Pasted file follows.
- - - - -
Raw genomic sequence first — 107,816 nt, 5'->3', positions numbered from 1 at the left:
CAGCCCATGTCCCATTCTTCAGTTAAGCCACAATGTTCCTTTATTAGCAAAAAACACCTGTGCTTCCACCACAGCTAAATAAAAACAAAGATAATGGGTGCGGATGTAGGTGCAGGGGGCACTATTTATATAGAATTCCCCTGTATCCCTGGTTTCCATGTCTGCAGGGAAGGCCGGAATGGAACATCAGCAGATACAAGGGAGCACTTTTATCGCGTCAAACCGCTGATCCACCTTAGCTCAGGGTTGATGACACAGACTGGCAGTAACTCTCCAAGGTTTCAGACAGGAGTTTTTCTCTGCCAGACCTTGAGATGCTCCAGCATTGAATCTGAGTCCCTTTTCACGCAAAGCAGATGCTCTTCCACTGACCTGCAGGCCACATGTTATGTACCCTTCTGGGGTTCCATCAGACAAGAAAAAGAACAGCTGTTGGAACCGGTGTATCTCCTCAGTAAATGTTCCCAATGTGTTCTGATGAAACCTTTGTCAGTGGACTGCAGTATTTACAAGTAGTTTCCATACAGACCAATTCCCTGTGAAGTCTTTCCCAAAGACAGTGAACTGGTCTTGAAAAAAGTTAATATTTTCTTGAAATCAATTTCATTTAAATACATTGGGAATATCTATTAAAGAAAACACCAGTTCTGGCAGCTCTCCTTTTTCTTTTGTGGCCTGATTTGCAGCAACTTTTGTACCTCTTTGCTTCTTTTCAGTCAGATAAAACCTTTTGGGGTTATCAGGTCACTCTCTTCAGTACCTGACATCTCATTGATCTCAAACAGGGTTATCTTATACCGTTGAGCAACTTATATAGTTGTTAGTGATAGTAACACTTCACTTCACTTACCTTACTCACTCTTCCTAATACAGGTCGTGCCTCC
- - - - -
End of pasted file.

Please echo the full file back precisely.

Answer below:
Raw genomic sequence first — 107,816 nt, 5'->3', positions numbered from 1 at the left:
CAGCCCATGTCCCATTCTTCAGTTAAGCCACAATGTTCCTTTATTAGCAAAAAACACCTGTGCTTCCACCACAGCTAAATAAAAACAAAGATAATGGGTGCGGATGTAGGTGCAGGGGGCACTATTTATATAGAATTCCCCTGTATCCCTGGTTTCCATGTCTGCAGGGAAGGCCGGAATGGAACATCAGCAGATACAAGGGAGCACTTTTATCGCGTCAAACCGCTGATCCACCTTAGCTCAGGGTTGATGACACAGACTGGCAGTAACTCTCCAAGGTTTCAGACAGGAGTTTTTCTCTGCCAGACCTTGAGATGCTCCAGCATTGAATCTGAGTCCCTTTTCACGCAAAGCAGATGCTCTTCCACTGACCTGCAGGCCACATGTTATGTACCCTTCTGGGGTTCCATCAGACAAGAAAAAGAACAGCTGTTGGAACCGGTGTATCTCCTCAGTAAATGTTCCCAATGTGTTCTGATGAAACCTTTGTCAGTGGACTGCAGTATTTACAAGTAGTTTCCATACAGACCAATTCCCTGTGAAGTCTTTCCCAAAGACAGTGAACTGGTCTTGAAAAAAGTTAATATTTTCTTGAAATCAATTTCATTTAAATACATTGGGAATATCTATTAAAGAAAACACCAGTTCTGGCAGCTCTCCTTTTTCTTTTGTGGCCTGATTTGCAGCAACTTTTGTACCTCTTTGCTTCTTTTCAGTCAGATAAAACCTTTTGGGGTTATCAGGTCACTCTCTTCAGTACCTGACATCTCATTGATCTCAAACAGGGTTATCTTATACCGTTGAGCAACTTATATAGTTGTTAGTGATAGTAACACTTCACTTCACTTACCTTACTCACTCTTCCTAATACAGGTCGTGCCTCC